A South Portland mother explains why she supported her child coming out as transgender

Good evening from the BDN Portland office on Congress Street. It’s been quite the day. Let’s review.

What we’re talking about

Emily Wedick of South Portland wrote this touching piece about her daughter, “the most nurturing big sister a mom could ask for … [who] also happens to have been born a boy.”

A ton of people read her essay today, and it drove a lot of conversation.

One part that really jumped out at me was her explanation of how her family came to the conclusion that Violet, 5, was not just going through a phase, like some kids do:  

Doctors, psychologists, teachers and parents all know that it is developmentally appropriate for preschool-age children to explore gender norms through imaginative play. Even cisgender children — that is, not-transgender children, who identify as the gender a doctor labeled them at birth — like to try on new names sometimes. When I was 6, I begged my family to call me Sara after the then-popular Jefferson Starship song, and a dear friend of mine changed her name for a good portion of her college career.

So how can parents be so sure that their young transgender child isn’t just engaging in a whim?

In some ways we can’t. As parents, we are constantly making decisions with and for our children, and we won’t know how some of those decisions turn out for many years. Likewise, how our children express their gender can change over time as they move through the world. But the medical and mental health community agrees that it is critical to affirm young children’s preferred gender when children are consistent, insistent and persistent about who they are. Violet is exploring different ways of being a girl, but she is certainly all three.

Read Wedick’s piece here.

In other news (formerly ‘ICYMI’)

Someone wants to put up a new building next to The Snug on Washington Ave. — A developer looking to put up a new building is asking the city for a zoning change to allow for construction on a vacant lot at the corner of Washington Avenue and Congress Street. Most of the lot is already zoned to allow building, but a small part is not. The building envisioned by Biddeford developer Caleb Johnson (no relation to the “American Idol” winner of the same name) would be five stories with stores on the ground level and residences above. — Jake Bleiberg

Advocates for new Mainers get organized — A group of Mainers have formed an organization to advocate for and help recent immigrants make a home in the state. The New Mainers Alliance was launched Thursday at Portland City Hall, where last month the city’s immigrant and refugee communities gathered to decry disparaging comments Republican presidential candidate Donald Trump made about Somali-Mainers during a visit to the city.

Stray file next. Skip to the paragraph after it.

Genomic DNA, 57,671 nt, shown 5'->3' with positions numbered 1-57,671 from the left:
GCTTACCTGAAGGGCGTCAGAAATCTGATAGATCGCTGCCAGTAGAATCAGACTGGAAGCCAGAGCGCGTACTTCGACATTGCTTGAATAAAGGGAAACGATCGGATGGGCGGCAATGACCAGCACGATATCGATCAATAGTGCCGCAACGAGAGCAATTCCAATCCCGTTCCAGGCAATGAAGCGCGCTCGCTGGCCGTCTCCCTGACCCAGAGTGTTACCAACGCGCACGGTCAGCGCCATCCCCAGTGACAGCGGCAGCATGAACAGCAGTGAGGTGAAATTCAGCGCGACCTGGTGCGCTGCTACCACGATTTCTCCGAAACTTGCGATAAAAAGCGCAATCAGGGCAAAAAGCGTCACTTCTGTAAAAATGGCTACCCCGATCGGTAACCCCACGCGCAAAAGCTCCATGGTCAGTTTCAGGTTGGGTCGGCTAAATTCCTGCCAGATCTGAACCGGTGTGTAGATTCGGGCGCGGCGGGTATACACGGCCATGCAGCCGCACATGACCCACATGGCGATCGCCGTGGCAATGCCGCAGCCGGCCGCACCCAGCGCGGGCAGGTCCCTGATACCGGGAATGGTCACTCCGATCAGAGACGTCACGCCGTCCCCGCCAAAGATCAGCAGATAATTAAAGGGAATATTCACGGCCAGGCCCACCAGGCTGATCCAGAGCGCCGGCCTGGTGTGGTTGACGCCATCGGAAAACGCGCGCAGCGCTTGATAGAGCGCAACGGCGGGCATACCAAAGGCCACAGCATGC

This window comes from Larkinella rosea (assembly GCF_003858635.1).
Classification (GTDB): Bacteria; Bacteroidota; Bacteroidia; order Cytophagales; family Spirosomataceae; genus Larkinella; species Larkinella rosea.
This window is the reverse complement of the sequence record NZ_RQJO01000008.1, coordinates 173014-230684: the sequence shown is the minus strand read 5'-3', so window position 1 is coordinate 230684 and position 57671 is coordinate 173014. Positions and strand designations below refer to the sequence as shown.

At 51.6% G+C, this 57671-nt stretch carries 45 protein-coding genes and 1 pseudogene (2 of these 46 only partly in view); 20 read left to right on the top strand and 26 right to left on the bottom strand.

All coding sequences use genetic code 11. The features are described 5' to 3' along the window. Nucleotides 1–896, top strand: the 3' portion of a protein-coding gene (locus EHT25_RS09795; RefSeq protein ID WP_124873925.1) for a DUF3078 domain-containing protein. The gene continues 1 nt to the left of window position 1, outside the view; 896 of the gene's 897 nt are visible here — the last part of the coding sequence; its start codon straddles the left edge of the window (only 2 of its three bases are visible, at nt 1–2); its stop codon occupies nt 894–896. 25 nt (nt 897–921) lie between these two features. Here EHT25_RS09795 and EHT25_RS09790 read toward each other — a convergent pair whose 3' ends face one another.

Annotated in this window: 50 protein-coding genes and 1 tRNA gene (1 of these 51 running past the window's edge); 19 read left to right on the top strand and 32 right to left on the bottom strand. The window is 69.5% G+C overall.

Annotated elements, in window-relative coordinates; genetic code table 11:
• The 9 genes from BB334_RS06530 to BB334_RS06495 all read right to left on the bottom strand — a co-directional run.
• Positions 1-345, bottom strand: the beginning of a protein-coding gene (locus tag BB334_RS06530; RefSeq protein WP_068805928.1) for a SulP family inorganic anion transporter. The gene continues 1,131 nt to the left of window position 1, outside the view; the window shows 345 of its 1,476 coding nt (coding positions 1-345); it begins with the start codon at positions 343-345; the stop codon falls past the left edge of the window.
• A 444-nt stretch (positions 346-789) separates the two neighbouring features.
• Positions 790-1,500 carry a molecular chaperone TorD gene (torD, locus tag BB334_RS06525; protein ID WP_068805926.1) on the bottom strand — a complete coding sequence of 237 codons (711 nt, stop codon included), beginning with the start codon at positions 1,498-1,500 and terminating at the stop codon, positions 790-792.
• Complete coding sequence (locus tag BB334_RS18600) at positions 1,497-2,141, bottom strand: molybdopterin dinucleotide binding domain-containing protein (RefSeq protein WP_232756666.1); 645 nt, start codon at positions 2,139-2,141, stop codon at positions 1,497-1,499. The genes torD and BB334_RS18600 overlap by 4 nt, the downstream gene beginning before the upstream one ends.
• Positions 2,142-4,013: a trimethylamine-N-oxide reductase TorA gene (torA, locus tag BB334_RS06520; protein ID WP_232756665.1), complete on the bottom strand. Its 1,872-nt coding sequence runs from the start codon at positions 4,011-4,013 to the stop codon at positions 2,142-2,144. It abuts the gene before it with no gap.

The new group wants to help immigrants integrate into Maine communities and promote civic engagement, organizer Abdifatah Ahmed, of Lewiston, said in a statement.

“Recent biased statements against immigrants and minorities in the national and state political discourse could create an atmosphere of uncertainty and anxiety,” said Ahmed. “[We] will work hard to ensure that such feelings do not cause suppression in voting among immigrants and minorities.”

An outspoken Trump supporter, Gov. Paul LePage has also suggested that refugees threaten the state and carry diseases. — Jake Bleiberg

Tandem Coffee is expanding on Anderson Street — “Our wholesale business has doubled in the last year, so this is really about more room to roast,” said owner William Pratt. That’s why Tandem is expanding into Bunker Brewing’s space next door. Bunker, meanwhile, is moving to Libbytown. Happy National Coffee Day, by the way.

The Big Idea

Most Mainers may support ranked-choice voting. But do they understand it? — In his newsletter, Mike Shepherd writes that a recent poll lays out a potential problem for the group that’s trying to change the way Mainers vote.

[The internal] poll said while 60 percent of respondents favored the reform, only 49 percent would vote for it if the election was held that day. However, when they learned more about it, that number rose to 55 percent. Only 46 percent of respondents said that they were familiar with the proposal, while 43 percent said they weren’t.

The campaign has been trying to educate the public with “beer elections” at Maine breweries during September, and more will surely learn about it over the course of October. But it seems that education is still the campaign’s biggest hurdle.


Got any interesting story ideas, suggestions or links to share? Email Dan MacLeod at dmacleod@bangordailynews.com, or tweet @dsmacleod.

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Dan MacLeod

About Dan MacLeod

Dan MacLeod is the editor of BDN Portland. He's an Orland native who first moved to Portland in 2002. He's been a journalist since 2008, and previously worked for the New York Post and the Brooklyn Paper.